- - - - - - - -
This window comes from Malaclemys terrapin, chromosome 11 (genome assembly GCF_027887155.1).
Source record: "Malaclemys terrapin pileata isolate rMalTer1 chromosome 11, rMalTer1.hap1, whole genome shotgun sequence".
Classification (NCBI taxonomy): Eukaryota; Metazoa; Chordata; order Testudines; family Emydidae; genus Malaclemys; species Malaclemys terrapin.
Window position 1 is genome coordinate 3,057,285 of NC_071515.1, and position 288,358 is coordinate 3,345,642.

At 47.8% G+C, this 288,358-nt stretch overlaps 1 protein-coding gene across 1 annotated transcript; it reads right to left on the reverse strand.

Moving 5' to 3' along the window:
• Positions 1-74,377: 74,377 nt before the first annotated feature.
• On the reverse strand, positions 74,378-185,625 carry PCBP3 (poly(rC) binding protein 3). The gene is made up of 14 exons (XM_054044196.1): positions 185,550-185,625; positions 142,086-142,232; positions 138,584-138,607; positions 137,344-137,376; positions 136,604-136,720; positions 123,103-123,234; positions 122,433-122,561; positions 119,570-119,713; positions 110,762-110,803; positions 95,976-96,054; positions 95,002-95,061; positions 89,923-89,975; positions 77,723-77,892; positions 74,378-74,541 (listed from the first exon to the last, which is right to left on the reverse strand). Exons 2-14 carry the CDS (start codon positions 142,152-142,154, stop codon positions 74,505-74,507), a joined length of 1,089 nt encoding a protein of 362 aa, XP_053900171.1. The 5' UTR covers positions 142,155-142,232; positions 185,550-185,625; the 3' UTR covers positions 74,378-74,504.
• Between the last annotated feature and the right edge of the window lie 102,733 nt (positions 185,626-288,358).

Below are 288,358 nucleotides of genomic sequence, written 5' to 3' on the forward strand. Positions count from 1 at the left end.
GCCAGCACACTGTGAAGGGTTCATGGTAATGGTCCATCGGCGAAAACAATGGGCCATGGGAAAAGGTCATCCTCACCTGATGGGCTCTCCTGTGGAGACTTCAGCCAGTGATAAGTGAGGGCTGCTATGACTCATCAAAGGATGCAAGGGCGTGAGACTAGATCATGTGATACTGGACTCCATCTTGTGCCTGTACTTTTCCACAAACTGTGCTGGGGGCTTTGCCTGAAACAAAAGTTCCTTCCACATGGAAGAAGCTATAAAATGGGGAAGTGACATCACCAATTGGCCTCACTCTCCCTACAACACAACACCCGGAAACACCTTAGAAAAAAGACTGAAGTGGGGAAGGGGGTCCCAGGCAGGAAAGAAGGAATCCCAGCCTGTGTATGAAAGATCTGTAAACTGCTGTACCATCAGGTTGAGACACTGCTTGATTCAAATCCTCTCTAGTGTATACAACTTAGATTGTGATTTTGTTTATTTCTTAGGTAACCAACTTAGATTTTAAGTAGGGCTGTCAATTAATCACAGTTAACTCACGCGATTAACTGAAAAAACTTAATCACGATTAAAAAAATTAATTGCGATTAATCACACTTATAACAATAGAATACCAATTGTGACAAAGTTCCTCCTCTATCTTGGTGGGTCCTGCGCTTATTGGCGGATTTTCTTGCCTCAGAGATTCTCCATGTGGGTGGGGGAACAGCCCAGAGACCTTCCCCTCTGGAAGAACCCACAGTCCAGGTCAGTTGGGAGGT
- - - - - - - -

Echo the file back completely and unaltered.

This window comes from Malaclemys terrapin, chromosome 11 (genome assembly GCF_027887155.1).
Source record: "Malaclemys terrapin pileata isolate rMalTer1 chromosome 11, rMalTer1.hap1, whole genome shotgun sequence".
Classification (NCBI taxonomy): Eukaryota; Metazoa; Chordata; order Testudines; family Emydidae; genus Malaclemys; species Malaclemys terrapin.
Window position 1 is genome coordinate 3,057,285 of NC_071515.1, and position 288,358 is coordinate 3,345,642.

At 47.8% G+C, this 288,358-nt stretch overlaps 1 protein-coding gene across 1 annotated transcript; it reads right to left on the reverse strand.

Moving 5' to 3' along the window:
• Positions 1-74,377: 74,377 nt before the first annotated feature.
• On the reverse strand, positions 74,378-185,625 carry PCBP3 (poly(rC) binding protein 3). The gene is made up of 14 exons (XM_054044196.1): positions 185,550-185,625; positions 142,086-142,232; positions 138,584-138,607; positions 137,344-137,376; positions 136,604-136,720; positions 123,103-123,234; positions 122,433-122,561; positions 119,570-119,713; positions 110,762-110,803; positions 95,976-96,054; positions 95,002-95,061; positions 89,923-89,975; positions 77,723-77,892; positions 74,378-74,541 (listed from the first exon to the last, which is right to left on the reverse strand). Exons 2-14 carry the CDS (start codon positions 142,152-142,154, stop codon positions 74,505-74,507), a joined length of 1,089 nt encoding a protein of 362 aa, XP_053900171.1. The 5' UTR covers positions 142,155-142,232; positions 185,550-185,625; the 3' UTR covers positions 74,378-74,504.
• Between the last annotated feature and the right edge of the window lie 102,733 nt (positions 185,626-288,358).

Below are 288,358 nucleotides of genomic sequence, written 5' to 3' on the forward strand. Positions count from 1 at the left end.
GCCAGCACACTGTGAAGGGTTCATGGTAATGGTCCATCGGCGAAAACAATGGGCCATGGGAAAAGGTCATCCTCACCTGATGGGCTCTCCTGTGGAGACTTCAGCCAGTGATAAGTGAGGGCTGCTATGACTCATCAAAGGATGCAAGGGCGTGAGACTAGATCATGTGATACTGGACTCCATCTTGTGCCTGTACTTTTCCACAAACTGTGCTGGGGGCTTTGCCTGAAACAAAAGTTCCTTCCACATGGAAGAAGCTATAAAATGGGGAAGTGACATCACCAATTGGCCTCACTCTCCCTACAACACAACACCCGGAAACACCTTAGAAAAAAGACTGAAGTGGGGAAGGGGGTCCCAGGCAGGAAAGAAGGAATCCCAGCCTGTGTATGAAAGATCTGTAAACTGCTGTACCATCAGGTTGAGACACTGCTTGATTCAAATCCTCTCTAGTGTATACAACTTAGATTGTGATTTTGTTTATTTCTTAGGTAACCAACTTAGATTTTAAGTAGGGCTGTCAATTAATCACAGTTAACTCACGCGATTAACTGAAAAAACTTAATCACGATTAAAAAAATTAATTGCGATTAATCACACTTATAACAATAGAATACCAATTGTGACAAAGTTCCTCCTCTATCTTGGTGGGTCCTGCGCTTATTGGCGGATTTTCTTGCCTCAGAGATTCTCCATGTGGGTGGGGGAACAGCCCAGAGACCTTCCCCTCTGGAAGAACCCACAGTCCAGGTCAGTTGGGAGGT